Instead of sharing my social media experiences with you, I’ve done something I have been preaching on this blog … listened. Based on my last post about communities, many of you have shared your thoughts with me. I have gotten some great comments and I have consolidated some of the best to share with you here.
So onward … let’s talk a little more about communities. What makes a great community? Common interests, common courtesy, and uncommon generosity in sharing advice and insights. Great communities help individuals succeed and persist. The best communities facilitate connections between the digital and real world environment and scenarios.
I think the most important ingredient is participation from the community originator and/or moderator. A community gets drawn together by an active leader that cares about the participants and is active in the discussions. A good moderator stimulates the community by teeing up open discussions. Other communities where this does not happen are clearly less lively and thus participants really do not feel akin to the environment. Strong communities often have participants that encourage one another and ask meaningful questions that prompt others to share their thoughts.
Communities get broad exposure via other social media outlets like Facebook, Twitter, flickr, etc. as well as gaining coverage and attention in other communities that address similar interests.
Unfortunately, some people and brands expect the community to build themselves. But in the end, a community must provide some type of value or tangible reward to continue to attract new users. Once you have “attracted” potential community members, you must continue to deliver valuable information in order for them to build affinity for the community. Once they have affinity, you can make users regular participants and truly part of the community audience. Ultimately, social media communities’ power lies in its ability to let users be advocates of a cause, product or brand. (see A-Path)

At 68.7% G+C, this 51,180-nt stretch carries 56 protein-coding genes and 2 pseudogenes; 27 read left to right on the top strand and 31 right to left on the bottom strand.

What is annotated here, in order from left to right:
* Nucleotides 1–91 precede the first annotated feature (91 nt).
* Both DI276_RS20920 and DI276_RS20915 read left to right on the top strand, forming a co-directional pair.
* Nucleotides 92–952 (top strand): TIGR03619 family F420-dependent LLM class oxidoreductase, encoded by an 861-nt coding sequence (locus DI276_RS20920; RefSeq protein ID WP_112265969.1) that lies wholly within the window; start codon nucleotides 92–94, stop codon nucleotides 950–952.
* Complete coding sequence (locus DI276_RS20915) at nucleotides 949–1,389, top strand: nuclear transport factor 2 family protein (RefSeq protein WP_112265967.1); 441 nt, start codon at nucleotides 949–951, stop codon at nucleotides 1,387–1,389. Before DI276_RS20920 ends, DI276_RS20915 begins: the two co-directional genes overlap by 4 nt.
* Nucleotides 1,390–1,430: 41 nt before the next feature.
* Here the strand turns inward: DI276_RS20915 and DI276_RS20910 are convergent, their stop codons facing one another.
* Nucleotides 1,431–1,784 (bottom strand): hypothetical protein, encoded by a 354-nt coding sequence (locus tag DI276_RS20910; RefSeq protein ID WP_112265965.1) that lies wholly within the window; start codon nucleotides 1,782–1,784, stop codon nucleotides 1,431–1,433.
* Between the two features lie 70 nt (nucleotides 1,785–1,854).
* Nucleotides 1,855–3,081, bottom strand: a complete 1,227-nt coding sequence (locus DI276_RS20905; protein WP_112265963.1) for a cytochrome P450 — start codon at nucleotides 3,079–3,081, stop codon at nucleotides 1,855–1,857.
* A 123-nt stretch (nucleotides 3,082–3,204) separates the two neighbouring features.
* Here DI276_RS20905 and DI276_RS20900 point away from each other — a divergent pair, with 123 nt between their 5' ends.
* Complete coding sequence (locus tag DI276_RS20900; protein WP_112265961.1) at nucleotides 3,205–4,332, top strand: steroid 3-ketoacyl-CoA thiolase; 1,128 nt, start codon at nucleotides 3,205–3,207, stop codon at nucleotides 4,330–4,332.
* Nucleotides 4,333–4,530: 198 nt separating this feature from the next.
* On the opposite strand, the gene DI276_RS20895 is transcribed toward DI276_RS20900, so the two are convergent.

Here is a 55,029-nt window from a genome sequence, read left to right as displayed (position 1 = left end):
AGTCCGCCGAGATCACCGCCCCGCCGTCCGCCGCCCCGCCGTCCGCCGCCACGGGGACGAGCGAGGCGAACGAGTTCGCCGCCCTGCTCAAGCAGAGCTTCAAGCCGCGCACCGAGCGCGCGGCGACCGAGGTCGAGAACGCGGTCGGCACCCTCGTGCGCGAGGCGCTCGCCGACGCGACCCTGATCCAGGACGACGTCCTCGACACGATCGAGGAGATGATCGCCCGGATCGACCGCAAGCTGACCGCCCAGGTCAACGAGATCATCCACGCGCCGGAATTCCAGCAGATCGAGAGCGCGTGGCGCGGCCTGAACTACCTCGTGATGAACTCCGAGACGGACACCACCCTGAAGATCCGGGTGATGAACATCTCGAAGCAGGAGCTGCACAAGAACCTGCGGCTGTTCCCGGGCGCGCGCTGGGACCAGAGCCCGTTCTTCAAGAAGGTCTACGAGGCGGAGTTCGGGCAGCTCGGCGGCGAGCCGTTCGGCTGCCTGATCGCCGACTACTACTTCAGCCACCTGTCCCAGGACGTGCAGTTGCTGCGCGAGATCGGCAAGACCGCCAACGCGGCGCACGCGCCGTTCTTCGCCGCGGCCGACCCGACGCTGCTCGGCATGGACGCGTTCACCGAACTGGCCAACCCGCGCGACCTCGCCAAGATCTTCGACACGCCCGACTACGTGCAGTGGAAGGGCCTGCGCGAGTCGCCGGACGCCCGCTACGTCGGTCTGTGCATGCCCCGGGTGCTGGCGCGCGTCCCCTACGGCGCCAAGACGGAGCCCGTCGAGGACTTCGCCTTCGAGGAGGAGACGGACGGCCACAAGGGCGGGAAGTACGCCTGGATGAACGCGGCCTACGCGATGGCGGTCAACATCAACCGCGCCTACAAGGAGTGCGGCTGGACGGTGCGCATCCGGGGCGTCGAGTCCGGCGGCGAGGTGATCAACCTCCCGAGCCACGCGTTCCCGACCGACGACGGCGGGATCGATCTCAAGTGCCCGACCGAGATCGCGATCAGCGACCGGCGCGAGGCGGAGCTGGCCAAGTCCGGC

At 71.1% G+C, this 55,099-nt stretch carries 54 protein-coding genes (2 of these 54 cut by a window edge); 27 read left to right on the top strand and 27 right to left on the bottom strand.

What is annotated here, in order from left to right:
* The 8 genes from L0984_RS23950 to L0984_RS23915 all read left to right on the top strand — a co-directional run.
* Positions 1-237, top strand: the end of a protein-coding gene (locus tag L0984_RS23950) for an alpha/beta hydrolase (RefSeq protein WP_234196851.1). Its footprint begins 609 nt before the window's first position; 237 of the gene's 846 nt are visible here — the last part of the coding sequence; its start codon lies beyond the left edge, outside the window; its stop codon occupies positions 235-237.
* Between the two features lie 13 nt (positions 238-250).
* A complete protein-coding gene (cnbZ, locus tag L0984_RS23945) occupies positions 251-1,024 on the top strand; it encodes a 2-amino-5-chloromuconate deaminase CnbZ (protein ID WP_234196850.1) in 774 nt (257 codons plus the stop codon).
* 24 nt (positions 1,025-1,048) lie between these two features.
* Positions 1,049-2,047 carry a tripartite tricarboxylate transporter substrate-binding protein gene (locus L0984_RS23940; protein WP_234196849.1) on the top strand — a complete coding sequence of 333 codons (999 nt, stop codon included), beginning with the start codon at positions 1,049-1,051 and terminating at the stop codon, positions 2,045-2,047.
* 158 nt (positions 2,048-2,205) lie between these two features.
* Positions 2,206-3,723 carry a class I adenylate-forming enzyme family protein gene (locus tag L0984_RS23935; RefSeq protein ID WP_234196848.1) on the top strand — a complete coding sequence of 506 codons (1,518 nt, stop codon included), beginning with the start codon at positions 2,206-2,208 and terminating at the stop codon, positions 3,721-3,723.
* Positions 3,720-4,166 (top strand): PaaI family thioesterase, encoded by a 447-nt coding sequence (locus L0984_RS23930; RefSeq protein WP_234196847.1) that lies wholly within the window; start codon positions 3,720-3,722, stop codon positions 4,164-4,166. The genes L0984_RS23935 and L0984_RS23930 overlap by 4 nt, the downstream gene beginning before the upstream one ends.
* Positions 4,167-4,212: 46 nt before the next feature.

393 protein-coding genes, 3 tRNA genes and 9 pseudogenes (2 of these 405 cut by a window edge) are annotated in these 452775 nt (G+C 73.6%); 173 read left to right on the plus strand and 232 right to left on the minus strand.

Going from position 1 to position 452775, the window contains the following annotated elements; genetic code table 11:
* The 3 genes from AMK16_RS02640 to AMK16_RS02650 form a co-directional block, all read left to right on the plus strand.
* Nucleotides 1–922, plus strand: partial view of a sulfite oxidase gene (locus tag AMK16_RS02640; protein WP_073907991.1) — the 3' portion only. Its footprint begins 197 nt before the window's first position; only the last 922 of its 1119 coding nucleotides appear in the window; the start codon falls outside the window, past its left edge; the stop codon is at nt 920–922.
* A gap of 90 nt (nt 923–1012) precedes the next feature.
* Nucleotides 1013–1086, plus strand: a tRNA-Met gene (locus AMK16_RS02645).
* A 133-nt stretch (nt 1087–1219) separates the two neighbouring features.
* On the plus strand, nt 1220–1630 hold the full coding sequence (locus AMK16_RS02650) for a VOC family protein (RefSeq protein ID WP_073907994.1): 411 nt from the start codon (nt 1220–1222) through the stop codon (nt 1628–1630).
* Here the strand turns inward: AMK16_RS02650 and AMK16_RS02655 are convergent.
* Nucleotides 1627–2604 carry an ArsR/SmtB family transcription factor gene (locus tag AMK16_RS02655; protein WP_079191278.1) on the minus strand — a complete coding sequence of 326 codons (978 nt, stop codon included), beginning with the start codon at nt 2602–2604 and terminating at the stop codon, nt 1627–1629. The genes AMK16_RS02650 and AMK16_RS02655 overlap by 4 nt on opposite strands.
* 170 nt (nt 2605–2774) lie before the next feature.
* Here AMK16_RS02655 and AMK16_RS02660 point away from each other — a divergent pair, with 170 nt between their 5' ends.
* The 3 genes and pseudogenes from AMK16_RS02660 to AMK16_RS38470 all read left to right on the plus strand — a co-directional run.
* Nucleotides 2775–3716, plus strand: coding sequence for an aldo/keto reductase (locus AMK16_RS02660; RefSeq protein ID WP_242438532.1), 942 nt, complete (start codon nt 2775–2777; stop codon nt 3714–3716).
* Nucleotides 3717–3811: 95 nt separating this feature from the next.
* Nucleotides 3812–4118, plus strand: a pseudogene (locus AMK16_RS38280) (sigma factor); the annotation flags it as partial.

Communities are something we join when the “fit” looks right and we find others that either identify with us or engage in healthy constructive debates. Some communities are more open and inviting than others, and some are more open to inclusion of differing opinions.
Ah, but then we get to community bullying. Yes, some find communities and social media channels as a secure protective shield to abuse others of opposing view. Quite frankly, I see this as cowardly as some see the absence of direct eye contact a ticket to verbal bombing. Much the way email sparked many comments from people who would not say something to someone’s face, social media outlets and communities provide a safe harbor for over opinionated, but weak individuals. I fully support diverse views and constructive debates, but some communities have become fertile ground for attacks. I have witnessed many intelligent people being scared off by this behavior.
At the same time some choose to avoid talking with one and other, for fear of disagreement. This is quite unfortunate as well. One question I received was, “How do we encourage debate, inspire dialogue, and support healthy disagreement in the pursuit of mutual enlightenment – without unwittingly creating confusion and offense? If we don’t welcome different thinkers into our forums, and invite their perspectives, how are we to grow – intellectually, socially, etc?” And the answer here goes back to the starting point of this discussion. That is a strong moderator will encourage conversation, debate, agreement and disagreement. All in a civil, thought-provoking environment.
Got a good an example of where you see this happening? Please share it.
PS Thanks to so many for their input – way too many to mention.